Wikia Green is a new environmental resource "We are building the best resource for citizens of the Earth to learn about the environment and how to live a more sustainable life." AL Direct says it is "Created by Jimmy Wales, cofounder of Wikipedia, the goal is to offer more lifestyle tips, product options, and how-to’s."

Wednesday, September 24, 2008

LGBT people and depression

This is a great post from Ed Brayton, who writes the marvelous blog Dispatches from the Culture Wars, on just why there's a greater incidence of depression and substance abuse among lesbians and gays. I won't try to summarize it, it makes the case very well that there is darn good reason why.

Congress Is Resisting the Bailout Plan Now, But Wall Street

"The Bush-Paulson trillion-dollar payoff scheme won't save Wall Street from the mess it created." Explains the deeper problem behind the meltdown and what is required to fix it... which isn't in Paulson's plan.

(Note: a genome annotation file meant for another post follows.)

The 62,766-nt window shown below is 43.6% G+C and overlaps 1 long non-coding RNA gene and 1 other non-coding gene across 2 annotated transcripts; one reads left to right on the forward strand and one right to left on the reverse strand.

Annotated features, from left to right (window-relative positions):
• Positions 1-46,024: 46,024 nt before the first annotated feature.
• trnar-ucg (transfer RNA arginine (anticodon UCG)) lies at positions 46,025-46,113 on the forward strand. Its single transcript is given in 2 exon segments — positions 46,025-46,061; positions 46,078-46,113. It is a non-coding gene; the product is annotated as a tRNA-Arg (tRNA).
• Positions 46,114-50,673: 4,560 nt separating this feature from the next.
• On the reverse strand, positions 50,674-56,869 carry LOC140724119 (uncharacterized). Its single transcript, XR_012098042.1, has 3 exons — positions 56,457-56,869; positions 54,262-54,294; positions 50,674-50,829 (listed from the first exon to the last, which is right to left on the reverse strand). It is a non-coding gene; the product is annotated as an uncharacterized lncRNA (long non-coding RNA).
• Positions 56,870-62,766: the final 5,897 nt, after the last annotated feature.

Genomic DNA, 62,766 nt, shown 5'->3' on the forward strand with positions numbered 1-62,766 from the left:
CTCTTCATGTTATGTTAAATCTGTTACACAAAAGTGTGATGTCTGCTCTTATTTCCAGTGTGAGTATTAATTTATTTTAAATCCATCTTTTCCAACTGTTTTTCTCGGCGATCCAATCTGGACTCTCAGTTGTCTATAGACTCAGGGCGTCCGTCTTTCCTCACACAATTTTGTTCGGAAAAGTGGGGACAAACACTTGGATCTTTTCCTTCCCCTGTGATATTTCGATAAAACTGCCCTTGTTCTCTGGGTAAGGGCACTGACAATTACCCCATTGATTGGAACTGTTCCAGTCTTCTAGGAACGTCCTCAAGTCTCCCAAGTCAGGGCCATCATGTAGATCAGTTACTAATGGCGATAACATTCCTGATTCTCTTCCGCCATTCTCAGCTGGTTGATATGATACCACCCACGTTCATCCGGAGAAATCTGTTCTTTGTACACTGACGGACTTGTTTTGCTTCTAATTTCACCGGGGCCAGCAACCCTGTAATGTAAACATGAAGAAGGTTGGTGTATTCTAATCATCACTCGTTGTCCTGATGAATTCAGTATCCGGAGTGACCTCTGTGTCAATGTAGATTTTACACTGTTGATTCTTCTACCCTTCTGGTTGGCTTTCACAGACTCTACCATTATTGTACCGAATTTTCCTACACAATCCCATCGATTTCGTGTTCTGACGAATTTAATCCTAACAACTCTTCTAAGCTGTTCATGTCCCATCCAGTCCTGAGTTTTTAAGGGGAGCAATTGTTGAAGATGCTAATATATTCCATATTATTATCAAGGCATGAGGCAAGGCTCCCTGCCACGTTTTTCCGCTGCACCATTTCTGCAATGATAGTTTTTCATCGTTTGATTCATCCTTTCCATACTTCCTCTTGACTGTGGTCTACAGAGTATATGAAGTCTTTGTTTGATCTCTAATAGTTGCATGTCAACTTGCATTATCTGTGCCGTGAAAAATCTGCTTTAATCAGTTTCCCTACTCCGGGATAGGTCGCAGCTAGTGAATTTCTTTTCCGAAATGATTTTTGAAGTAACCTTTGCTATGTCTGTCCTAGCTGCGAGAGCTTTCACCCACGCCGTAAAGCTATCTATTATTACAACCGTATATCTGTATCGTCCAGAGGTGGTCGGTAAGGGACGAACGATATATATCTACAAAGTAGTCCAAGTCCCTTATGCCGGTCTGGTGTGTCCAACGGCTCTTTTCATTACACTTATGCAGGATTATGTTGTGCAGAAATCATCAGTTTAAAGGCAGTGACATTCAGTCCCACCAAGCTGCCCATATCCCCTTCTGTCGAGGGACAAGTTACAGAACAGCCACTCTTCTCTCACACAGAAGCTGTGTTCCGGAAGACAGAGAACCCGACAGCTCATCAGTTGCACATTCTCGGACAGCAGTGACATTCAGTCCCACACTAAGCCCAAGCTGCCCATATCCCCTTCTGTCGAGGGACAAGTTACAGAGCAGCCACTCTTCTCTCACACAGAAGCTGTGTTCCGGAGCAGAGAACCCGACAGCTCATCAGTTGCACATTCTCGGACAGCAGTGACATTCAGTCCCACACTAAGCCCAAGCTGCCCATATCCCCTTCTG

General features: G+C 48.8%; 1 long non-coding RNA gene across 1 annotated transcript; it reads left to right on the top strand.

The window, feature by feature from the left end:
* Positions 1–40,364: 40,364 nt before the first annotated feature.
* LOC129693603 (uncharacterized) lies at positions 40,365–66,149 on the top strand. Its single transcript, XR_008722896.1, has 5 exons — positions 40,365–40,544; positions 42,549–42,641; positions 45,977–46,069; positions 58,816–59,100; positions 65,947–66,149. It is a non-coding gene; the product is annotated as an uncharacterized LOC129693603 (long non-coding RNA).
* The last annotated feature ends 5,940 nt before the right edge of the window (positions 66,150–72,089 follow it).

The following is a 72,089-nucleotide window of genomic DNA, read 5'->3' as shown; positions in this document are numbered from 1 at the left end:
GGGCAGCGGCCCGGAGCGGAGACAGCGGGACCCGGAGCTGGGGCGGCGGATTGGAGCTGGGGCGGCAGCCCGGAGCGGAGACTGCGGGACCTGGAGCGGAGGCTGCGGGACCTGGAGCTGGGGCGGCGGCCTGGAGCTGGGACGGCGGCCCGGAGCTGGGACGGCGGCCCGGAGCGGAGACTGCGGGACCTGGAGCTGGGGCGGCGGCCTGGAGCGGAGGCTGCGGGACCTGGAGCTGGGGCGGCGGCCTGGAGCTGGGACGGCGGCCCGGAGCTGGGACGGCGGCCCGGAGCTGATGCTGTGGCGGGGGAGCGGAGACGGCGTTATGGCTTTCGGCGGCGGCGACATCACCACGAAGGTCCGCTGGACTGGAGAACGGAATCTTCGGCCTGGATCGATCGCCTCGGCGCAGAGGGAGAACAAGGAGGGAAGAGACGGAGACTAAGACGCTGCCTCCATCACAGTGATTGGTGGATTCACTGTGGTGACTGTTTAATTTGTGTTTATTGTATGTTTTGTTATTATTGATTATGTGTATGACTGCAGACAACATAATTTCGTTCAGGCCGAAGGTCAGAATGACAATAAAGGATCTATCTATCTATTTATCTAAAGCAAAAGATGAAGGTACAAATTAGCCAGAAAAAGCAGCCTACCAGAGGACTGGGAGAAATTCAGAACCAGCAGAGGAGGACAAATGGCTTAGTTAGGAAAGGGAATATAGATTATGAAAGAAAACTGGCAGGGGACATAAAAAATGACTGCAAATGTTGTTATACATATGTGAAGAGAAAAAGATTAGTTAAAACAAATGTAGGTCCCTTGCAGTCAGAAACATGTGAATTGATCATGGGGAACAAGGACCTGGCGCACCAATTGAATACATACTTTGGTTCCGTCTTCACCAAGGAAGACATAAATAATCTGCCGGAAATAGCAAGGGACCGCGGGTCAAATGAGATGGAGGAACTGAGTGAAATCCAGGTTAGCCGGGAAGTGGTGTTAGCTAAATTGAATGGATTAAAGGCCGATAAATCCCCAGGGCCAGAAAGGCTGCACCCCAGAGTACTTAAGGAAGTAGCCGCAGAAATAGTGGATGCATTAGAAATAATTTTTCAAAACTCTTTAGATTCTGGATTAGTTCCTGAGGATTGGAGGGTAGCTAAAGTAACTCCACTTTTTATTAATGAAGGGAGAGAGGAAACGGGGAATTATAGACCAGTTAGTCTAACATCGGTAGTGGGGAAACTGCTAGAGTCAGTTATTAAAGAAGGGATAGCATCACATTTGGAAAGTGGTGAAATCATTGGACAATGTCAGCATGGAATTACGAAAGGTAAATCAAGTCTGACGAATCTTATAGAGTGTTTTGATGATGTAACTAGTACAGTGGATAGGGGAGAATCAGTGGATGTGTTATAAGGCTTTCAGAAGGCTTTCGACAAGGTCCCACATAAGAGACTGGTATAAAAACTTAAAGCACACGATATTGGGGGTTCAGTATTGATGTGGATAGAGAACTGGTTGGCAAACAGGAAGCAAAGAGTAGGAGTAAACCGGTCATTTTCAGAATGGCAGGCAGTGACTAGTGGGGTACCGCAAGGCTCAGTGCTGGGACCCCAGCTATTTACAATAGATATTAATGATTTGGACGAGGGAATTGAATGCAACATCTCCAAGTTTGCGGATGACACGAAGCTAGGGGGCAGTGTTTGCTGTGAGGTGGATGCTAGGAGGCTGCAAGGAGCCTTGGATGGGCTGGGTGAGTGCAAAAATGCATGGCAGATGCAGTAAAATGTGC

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Tuesday, September 23, 2008

Olbermann Gives $3,700 To Charity For Every Palin Lie So Far

"On Friday, Keith Olbermann announced he had made good on his promise to pay $100 to charity every time Sarah Palin "lies or repeats a lie in the course of campaigning." This week Keith donated $3,700 to the Alaskan Special Olympics Fund, and one lucky Countdown viewer "will win a can of Aunt Sarah's Moose Stew." I can't say this is priceless, as it does evidently have a cost, but it is a wonderfully creative way to be involved in politics.